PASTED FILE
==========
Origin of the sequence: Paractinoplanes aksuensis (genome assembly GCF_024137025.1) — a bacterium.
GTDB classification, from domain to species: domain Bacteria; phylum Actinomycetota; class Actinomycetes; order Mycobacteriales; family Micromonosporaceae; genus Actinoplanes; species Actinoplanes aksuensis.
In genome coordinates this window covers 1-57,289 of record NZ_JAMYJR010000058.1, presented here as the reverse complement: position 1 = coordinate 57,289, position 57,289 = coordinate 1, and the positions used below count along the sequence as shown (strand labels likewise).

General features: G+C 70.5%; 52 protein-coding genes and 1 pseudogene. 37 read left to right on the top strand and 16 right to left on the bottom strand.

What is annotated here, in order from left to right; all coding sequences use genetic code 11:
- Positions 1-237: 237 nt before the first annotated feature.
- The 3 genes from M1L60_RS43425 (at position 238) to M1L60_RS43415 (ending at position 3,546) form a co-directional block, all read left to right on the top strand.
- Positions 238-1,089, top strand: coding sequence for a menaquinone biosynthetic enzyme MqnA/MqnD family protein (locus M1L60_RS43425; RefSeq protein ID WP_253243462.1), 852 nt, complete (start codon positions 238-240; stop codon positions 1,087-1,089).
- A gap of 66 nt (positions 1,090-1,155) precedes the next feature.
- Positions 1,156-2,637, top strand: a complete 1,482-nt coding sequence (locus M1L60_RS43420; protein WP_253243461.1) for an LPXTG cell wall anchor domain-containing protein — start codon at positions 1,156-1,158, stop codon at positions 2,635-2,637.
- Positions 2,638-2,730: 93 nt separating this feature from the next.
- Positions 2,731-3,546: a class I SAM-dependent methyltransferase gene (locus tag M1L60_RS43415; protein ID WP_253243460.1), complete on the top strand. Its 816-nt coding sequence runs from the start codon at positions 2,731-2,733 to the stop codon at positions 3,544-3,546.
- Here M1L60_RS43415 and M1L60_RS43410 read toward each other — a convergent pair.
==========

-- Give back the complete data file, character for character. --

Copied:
Origin of the sequence: Paractinoplanes aksuensis (genome assembly GCF_024137025.1) — a bacterium.
GTDB classification, from domain to species: domain Bacteria; phylum Actinomycetota; class Actinomycetes; order Mycobacteriales; family Micromonosporaceae; genus Actinoplanes; species Actinoplanes aksuensis.
In genome coordinates this window covers 1-57,289 of record NZ_JAMYJR010000058.1, presented here as the reverse complement: position 1 = coordinate 57,289, position 57,289 = coordinate 1, and the positions used below count along the sequence as shown (strand labels likewise).

General features: G+C 70.5%; 52 protein-coding genes and 1 pseudogene. 37 read left to right on the top strand and 16 right to left on the bottom strand.

What is annotated here, in order from left to right; all coding sequences use genetic code 11:
- Positions 1-237: 237 nt before the first annotated feature.
- The 3 genes from M1L60_RS43425 (at position 238) to M1L60_RS43415 (ending at position 3,546) form a co-directional block, all read left to right on the top strand.
- Positions 238-1,089, top strand: coding sequence for a menaquinone biosynthetic enzyme MqnA/MqnD family protein (locus M1L60_RS43425; RefSeq protein ID WP_253243462.1), 852 nt, complete (start codon positions 238-240; stop codon positions 1,087-1,089).
- A gap of 66 nt (positions 1,090-1,155) precedes the next feature.
- Positions 1,156-2,637, top strand: a complete 1,482-nt coding sequence (locus M1L60_RS43420; protein WP_253243461.1) for an LPXTG cell wall anchor domain-containing protein — start codon at positions 1,156-1,158, stop codon at positions 2,635-2,637.
- Positions 2,638-2,730: 93 nt separating this feature from the next.
- Positions 2,731-3,546: a class I SAM-dependent methyltransferase gene (locus tag M1L60_RS43415; protein ID WP_253243460.1), complete on the top strand. Its 816-nt coding sequence runs from the start codon at positions 2,731-2,733 to the stop codon at positions 3,544-3,546.
- Here M1L60_RS43415 and M1L60_RS43410 read toward each other — a convergent pair.